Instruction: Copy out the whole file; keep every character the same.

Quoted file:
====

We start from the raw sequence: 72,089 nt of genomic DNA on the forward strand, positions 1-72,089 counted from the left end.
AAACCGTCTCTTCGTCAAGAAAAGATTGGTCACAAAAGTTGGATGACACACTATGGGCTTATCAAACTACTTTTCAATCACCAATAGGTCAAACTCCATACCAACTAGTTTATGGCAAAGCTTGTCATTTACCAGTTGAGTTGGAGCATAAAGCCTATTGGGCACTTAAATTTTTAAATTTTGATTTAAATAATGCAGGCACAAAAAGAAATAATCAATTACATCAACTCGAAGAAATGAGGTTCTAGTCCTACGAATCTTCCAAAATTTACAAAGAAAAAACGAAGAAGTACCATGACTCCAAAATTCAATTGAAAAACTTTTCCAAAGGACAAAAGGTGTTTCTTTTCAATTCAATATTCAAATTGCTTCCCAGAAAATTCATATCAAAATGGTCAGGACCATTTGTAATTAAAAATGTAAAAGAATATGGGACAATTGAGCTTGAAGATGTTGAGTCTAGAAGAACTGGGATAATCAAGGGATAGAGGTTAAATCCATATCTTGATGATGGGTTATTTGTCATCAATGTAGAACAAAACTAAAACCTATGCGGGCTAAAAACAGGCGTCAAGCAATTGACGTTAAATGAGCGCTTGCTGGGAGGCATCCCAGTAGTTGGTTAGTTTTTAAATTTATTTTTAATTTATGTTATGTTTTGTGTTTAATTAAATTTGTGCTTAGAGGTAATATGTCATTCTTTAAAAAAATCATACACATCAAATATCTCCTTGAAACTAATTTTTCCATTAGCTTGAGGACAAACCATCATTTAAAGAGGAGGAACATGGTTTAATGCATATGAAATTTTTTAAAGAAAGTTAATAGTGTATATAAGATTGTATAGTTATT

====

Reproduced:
We start from the raw sequence: 72,089 nt of genomic DNA on the forward strand, positions 1-72,089 counted from the left end.
AAACCGTCTCTTCGTCAAGAAAAGATTGGTCACAAAAGTTGGATGACACACTATGGGCTTATCAAACTACTTTTCAATCACCAATAGGTCAAACTCCATACCAACTAGTTTATGGCAAAGCTTGTCATTTACCAGTTGAGTTGGAGCATAAAGCCTATTGGGCACTTAAATTTTTAAATTTTGATTTAAATAATGCAGGCACAAAAAGAAATAATCAATTACATCAACTCGAAGAAATGAGGTTCTAGTCCTACGAATCTTCCAAAATTTACAAAGAAAAAACGAAGAAGTACCATGACTCCAAAATTCAATTGAAAAACTTTTCCAAAGGACAAAAGGTGTTTCTTTTCAATTCAATATTCAAATTGCTTCCCAGAAAATTCATATCAAAATGGTCAGGACCATTTGTAATTAAAAATGTAAAAGAATATGGGACAATTGAGCTTGAAGATGTTGAGTCTAGAAGAACTGGGATAATCAAGGGATAGAGGTTAAATCCATATCTTGATGATGGGTTATTTGTCATCAATGTAGAACAAAACTAAAACCTATGCGGGCTAAAAACAGGCGTCAAGCAATTGACGTTAAATGAGCGCTTGCTGGGAGGCATCCCAGTAGTTGGTTAGTTTTTAAATTTATTTTTAATTTATGTTATGTTTTGTGTTTAATTAAATTTGTGCTTAGAGGTAATATGTCATTCTTTAAAAAAATCATACACATCAAATATCTCCTTGAAACTAATTTTTCCATTAGCTTGAGGACAAACCATCATTTAAAGAGGAGGAACATGGTTTAATGCATATGAAATTTTTTAAAGAAAGTTAATAGTGTATATAAGATTGTATAGTTATT